The Problem With Curriculum Mapping and One Inspired Solution

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The problem with standards is that we often can’t decipher the forest for the trees. Standards are supposed to help us recognize quality and set goals. They may be our destination, but we can’t fix our gaze there. Far too many people seem to be forgetting that it’s the journey that matters. When it comes to articulating curricula, that journey typically begins with a map. Problem is, people like me–those who lead this work– may have been getting curriculum mapping all wrong all along.

Curriculum mapping often feels very much like planning a road trip. Some prefer to use mapping apps to locate well-traveled routes and gain direction, while others long to explore off the beaten path. After a decade of doing this work, I’ve come to one conclusion: these decisions often have less bearing on the outcome than the commitment that all travelers make to gaze out the windows and notice their surroundings along the way.

It’s about recalculating.

It’s not enough to simply choose a road that gets us where we want to go. What we’re looking for are beautiful vistas. Gorgeous landscapes. The experience matters as much as arrival, and so do our feelings about it.

How can we map learning journeys in ways that attend to these realities?

Daniele Quercia got me thinking about this when I stumbled upon his TED Talk, Happy Maps. Here, he challenges viewers to choose pathways that aren’t merely efficient, but inspired. As you watch, consider the connections to curriculum design and map development.
[ted id=2162]

I’ve spent a lot of time mapping curricula in schools. Most of my colleagues know that I’ve never been satisfied by this work, though. I’ve uncovered many problems along the way, and although I’ve worked hard to adapt the process, my approach, and even the tools I’ve used to address emerging issues, mapping has continued to be a bit of a stone in my shoe. Quercia’s talk was a game changer.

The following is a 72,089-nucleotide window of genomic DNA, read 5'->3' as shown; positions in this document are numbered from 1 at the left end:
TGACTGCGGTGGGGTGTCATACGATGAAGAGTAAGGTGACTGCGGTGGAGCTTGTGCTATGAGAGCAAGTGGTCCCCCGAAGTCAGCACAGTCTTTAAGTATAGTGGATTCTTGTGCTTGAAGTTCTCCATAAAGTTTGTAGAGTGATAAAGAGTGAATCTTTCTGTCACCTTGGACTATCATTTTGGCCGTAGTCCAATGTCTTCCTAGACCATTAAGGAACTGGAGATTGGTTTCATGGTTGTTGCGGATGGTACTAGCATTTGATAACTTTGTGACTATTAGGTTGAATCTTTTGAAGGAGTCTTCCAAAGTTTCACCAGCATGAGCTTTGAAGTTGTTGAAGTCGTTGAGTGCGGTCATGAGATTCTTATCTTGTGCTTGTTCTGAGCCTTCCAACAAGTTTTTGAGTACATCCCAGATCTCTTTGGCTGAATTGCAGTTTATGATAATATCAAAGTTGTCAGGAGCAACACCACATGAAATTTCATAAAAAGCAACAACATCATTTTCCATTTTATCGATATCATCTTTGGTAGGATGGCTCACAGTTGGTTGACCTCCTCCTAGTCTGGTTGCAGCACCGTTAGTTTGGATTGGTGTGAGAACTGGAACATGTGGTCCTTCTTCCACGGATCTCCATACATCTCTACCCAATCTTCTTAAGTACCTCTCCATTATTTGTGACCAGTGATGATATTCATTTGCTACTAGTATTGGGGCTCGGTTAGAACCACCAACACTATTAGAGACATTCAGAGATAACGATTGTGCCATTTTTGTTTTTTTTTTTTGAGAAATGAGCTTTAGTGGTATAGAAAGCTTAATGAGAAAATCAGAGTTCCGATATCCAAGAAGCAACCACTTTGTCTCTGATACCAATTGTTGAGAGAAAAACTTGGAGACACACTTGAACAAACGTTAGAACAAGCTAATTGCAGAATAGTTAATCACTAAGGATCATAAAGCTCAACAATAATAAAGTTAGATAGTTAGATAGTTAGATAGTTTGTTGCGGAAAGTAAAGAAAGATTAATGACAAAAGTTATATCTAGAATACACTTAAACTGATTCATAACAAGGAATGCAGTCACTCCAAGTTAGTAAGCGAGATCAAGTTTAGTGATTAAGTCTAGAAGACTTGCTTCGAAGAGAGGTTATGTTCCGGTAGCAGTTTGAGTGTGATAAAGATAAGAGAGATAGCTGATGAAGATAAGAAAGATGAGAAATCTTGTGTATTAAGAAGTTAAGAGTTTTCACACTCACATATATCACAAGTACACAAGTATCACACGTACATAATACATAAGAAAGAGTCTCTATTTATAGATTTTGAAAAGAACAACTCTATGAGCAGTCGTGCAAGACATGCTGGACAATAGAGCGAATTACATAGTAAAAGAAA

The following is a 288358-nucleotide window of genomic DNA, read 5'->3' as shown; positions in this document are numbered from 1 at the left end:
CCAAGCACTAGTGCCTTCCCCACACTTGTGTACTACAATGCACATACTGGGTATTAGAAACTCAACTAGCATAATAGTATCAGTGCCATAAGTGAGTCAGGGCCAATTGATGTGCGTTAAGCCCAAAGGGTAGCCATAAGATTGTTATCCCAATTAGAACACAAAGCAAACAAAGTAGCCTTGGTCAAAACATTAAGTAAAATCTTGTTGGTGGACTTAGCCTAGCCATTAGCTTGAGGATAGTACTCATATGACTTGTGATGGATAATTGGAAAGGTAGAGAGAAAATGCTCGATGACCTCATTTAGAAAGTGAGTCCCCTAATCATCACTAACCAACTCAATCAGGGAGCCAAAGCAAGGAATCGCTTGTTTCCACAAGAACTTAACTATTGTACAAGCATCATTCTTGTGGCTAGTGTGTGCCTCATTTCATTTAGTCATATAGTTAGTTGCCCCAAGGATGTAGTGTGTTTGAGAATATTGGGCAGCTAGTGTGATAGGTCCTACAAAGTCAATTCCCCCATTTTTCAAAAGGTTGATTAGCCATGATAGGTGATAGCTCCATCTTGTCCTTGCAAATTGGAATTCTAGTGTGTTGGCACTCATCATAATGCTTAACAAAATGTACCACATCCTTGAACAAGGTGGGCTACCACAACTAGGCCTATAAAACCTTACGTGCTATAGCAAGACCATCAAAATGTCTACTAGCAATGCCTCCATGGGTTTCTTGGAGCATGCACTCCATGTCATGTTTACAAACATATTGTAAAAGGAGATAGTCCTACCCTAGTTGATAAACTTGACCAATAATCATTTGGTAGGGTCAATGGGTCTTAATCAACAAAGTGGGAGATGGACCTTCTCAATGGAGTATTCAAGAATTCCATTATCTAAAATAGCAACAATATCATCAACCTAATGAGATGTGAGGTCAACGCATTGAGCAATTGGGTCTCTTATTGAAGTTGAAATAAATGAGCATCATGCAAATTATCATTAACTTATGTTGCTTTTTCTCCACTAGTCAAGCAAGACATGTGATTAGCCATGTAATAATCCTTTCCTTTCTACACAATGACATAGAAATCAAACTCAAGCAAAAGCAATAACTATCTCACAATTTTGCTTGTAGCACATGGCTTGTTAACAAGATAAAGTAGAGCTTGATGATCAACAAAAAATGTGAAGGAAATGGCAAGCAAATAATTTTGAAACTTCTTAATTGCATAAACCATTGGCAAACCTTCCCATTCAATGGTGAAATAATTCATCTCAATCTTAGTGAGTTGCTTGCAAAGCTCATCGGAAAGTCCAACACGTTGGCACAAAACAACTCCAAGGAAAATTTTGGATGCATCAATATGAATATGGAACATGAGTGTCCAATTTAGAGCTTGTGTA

I’ve started helping teachers map for happy.

Sounds simple and sweet and like total fluff, doesn’t it? It isn’t. Joy matters.

Curriculum mapping for happy isn’t about evading standards or the importance of alignment. It’s about seeking answers to questions like these, in order to avoid the domino effect of standardization:

  • If we’re going to invest ourselves in the journey, the destination must be worth it. Where are we going, and why are we going there? More than what we will learn or be able to do upon arrival, let’s think about bigger things that matter even more: who do we want to be when we arrive? Who do we want learners to be? How do we want to feel? What about them? How do we even know? Are we giving kids a place at the curriculum design table?
  • How will we help learners seek gorgeous landscapes and beautiful vistas along the way? Definitions vary, after all. How can our curricula enable differentiated approaches, and how can our map make this transparent?
  • Design matters. Columns and spreadsheets and software empower alignment, but do they engage and inspire the maker or the reader? Maps should be as beautiful as they are functional. How can teachers craft stunning products that inspire them, engage other users, unlock creativity, and sustain their interest?

What challenges do you face as you approach curriculum mapping or design? What’s making you uncomfortable? What solutions are you testing? Drop a line in the comments.

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A former English teacher, Angela Stockman is the founder of the WNY Young Writer's Studio, a community of writers and teachers of writing in Buffalo, New York. She is also an education consultant with expertise in curriculum design, instructional coaching, and assessment. Read more from Angela at

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